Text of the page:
Through our partnership with the Masonic Charitable Foundation (MCF, the Freemasons’ charity), St Luke's Hospice in Winsford received £22,000 towards promoting equality and increasing accessibility to Cheshire hospices for the LGBT+ community.
How the grant makes a difference
The project, funded through Hospice UK's partnership with Masonic Charitable Foundation (MCF, the Freemasons’ charity), supports work across three Cheshire hospices: St Luke's Hospice in Winsford, Hospice of the Good Shepherd in Chester and East Cheshire Hospice in Macclesfield.
With the goal of tackling inequalities, increasing accessibility and fighting discrimination and exclusion, the need for this project grew from conversations around ensuring that the three hospices proactively engage and support LGBT+ people who access or experience end of life care.
The funding provided allowed the hospices to hire an LGBT+ Facilitator, Ellen Coleman, to work across the three hospices, making positive changes on an organisational level and building connections within the wider Cheshire community.
"Our long term goals are to make sure that people don't perceive hospices to be something they can't access. We want to remove any barriers for anybody accessing end of life care."
Ellen Coleman, LGBTQ+ Facilitator, St Luke's Hospice
How the role works
The introduction of this role has seen changes in staff training and policy across the three hospices, from the forms that are used by patients and visitors, to helping the wider hospice group understand inclusive language.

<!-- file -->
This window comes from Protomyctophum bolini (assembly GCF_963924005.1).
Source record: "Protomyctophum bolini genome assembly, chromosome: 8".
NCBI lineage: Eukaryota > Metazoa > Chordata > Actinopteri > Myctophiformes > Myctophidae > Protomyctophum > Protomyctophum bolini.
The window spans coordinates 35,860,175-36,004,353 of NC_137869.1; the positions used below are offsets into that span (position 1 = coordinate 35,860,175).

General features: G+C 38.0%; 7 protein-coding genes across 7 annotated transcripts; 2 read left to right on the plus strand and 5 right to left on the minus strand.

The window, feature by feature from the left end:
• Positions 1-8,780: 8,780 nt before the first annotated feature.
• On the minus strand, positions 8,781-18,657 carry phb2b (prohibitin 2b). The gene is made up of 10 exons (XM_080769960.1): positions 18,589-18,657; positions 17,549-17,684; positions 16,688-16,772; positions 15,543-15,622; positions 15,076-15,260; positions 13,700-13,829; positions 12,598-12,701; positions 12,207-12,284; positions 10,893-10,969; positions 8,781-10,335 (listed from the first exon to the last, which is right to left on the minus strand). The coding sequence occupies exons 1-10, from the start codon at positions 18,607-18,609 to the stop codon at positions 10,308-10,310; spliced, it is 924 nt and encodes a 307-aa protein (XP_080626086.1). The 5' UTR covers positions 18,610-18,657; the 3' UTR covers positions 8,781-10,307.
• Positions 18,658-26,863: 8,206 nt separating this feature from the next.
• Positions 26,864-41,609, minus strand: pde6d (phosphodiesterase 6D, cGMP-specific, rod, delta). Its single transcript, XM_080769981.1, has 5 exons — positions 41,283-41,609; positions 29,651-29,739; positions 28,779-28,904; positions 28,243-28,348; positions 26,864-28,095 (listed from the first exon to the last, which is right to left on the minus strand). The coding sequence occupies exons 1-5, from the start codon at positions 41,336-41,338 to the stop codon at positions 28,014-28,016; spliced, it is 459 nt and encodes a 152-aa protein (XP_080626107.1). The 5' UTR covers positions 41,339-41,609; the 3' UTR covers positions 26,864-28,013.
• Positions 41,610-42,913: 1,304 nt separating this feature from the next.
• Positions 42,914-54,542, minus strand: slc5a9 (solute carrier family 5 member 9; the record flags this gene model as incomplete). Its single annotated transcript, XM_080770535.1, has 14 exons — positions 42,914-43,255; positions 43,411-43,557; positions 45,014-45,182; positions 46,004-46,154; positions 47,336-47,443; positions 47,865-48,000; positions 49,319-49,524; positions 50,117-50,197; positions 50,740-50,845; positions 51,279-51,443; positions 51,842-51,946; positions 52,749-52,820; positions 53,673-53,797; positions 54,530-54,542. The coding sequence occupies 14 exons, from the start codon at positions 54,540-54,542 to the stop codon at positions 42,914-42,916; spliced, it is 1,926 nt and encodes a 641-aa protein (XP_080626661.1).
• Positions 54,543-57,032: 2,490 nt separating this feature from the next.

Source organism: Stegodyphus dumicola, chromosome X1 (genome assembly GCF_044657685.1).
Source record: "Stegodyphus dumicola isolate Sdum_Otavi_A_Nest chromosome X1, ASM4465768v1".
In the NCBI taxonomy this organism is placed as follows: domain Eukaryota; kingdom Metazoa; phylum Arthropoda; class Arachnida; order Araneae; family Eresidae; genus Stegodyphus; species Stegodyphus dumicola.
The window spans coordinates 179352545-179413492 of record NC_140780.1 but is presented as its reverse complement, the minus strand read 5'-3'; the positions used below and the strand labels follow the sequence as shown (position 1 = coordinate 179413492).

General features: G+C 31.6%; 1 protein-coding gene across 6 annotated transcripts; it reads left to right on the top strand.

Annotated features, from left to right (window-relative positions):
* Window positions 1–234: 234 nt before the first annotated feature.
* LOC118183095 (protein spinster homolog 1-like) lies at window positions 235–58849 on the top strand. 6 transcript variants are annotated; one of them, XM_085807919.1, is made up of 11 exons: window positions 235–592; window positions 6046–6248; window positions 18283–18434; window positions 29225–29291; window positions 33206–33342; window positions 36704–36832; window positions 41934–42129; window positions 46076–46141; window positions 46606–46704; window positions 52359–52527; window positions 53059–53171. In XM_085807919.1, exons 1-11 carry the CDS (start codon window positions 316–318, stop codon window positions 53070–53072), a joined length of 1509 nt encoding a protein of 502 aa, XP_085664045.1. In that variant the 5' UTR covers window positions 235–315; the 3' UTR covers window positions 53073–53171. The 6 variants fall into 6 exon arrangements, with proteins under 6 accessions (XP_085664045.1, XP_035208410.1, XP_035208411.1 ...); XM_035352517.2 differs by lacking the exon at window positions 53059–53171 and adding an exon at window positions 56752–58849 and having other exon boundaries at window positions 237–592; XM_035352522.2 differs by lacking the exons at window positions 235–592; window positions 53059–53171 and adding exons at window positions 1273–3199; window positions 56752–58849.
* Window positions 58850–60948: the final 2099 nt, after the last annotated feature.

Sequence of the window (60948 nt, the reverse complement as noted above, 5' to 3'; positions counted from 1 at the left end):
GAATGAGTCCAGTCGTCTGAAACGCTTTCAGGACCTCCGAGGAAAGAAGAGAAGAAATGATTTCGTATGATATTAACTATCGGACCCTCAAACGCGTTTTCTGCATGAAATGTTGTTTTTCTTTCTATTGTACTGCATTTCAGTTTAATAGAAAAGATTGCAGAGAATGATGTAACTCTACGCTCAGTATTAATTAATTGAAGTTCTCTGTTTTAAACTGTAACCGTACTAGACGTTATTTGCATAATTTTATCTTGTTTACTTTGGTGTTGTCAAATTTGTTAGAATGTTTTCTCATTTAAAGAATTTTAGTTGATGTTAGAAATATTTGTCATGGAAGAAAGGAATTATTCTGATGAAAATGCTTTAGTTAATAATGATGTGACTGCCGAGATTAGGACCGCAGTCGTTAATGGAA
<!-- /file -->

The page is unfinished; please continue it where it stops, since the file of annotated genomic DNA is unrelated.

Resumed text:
Through resources, training and conversation, the LGBT+ Facilitator role works to support staff and build a confident culture of inclusivity and open and honest conversations with other members of staff, patients and visitors.
Another key pillar of the role is engagement with the LGBT+ community, which has allowed the hospices to build connections with Chester Pride, who are supporting the hospices in becoming more LGBT+ inclusive. They are also helping to embed the community’s voice into the development process, ensuring that feedback is heard and acted upon.
The long term goal of the project is to tackle the inequalities faced by LGBT+ people when receiving end of life care, ensuring that people do not perceive hospices as a place they cannot access.
By working to remove those barriers and ensuring that positive changes are made, the three Cheshire hospices are confident that the impact of this role will last well beyond the initial 12 months of funding.
The Hospice UK and Masonic Charitable Foundation (MCF, the Freemasons' charity) grants programme is vital in supporting projects across the country, without this grant funding for this role would have been hard to find or access.